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"Let A be a finite alphabet, and let L1 and L2 be two Turing-recognisable languages over A such that L1 is a proper subset of L2, i.e. L1 ⊂ L2 but L1 ≠ L2. Let a language L over the alphabet A satisfy that L1 ⊂ L ⊂ L2. Does L have to be Turing-recognisable as well? Justify your answer." I am unsure about the answer to this question. My initial answer was yes, L has to be Turing-recognisable as well, because I couldn't find an example where it is not given that both L1 and L2 are, and L1 ⊂ L ⊂ L2.

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Hint: consider the empty set and the set of all strings.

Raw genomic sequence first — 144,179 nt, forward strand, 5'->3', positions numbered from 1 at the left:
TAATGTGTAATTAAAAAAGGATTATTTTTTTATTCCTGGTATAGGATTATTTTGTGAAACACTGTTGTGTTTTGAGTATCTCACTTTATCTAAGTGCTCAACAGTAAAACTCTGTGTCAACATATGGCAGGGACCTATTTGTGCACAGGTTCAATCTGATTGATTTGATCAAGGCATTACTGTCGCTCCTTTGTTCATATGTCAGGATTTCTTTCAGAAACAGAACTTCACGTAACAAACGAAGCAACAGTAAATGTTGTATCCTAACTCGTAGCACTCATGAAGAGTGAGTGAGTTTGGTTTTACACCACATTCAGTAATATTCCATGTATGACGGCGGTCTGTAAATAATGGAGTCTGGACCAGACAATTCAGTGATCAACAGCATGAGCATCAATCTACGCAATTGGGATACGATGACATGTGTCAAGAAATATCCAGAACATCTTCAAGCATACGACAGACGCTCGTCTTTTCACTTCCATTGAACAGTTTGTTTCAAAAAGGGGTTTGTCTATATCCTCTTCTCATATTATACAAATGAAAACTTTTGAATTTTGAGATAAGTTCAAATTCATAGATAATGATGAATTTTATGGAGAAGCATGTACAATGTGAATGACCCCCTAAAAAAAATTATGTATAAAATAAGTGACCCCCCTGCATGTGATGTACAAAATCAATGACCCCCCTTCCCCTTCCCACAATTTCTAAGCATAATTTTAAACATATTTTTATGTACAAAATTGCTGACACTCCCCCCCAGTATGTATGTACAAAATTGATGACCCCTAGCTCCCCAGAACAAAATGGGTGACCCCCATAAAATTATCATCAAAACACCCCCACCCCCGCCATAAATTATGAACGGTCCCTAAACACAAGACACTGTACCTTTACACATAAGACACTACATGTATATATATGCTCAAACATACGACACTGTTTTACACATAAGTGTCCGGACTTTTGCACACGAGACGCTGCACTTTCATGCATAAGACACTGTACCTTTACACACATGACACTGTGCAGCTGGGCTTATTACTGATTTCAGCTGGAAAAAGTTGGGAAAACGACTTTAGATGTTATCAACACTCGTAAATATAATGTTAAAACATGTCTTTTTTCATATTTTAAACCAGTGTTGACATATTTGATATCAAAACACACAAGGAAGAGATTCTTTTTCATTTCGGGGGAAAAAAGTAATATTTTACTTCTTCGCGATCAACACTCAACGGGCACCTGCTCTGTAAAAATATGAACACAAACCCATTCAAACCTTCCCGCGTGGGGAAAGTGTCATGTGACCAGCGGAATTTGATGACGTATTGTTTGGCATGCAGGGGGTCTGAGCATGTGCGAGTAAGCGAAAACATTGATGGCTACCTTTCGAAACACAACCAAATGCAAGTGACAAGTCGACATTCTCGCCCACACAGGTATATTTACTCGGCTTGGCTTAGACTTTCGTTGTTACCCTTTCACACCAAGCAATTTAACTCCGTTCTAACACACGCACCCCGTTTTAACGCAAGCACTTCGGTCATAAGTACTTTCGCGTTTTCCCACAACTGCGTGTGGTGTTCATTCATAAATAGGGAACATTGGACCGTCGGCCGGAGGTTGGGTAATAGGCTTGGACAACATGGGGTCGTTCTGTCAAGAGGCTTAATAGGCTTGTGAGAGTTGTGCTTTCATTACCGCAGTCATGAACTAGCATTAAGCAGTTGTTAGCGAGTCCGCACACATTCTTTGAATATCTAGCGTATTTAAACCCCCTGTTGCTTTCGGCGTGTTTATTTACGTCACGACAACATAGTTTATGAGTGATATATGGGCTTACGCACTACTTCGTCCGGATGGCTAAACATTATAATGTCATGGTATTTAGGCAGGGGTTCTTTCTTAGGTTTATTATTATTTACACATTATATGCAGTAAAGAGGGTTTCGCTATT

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  • $\begingroup$ That kind of confuses me even more. I thought the empty set (ε) was not Turing-recognizable. Does A* (the set of all strings) contain ε as well? $\endgroup$
    – Mark
    Commented Apr 15 at 16:33
  • $\begingroup$ @Theo You are misunderstanding a few concepts here. $\varepsilon$ isn't the empty set, $\emptyset$ is. And $\emptyset$ is recognisable by a TM that simply rejects everything. $\varepsilon$ is the empty string, and is contained in $A^*$. $\endgroup$
    – Knogger
    Commented Apr 15 at 16:42

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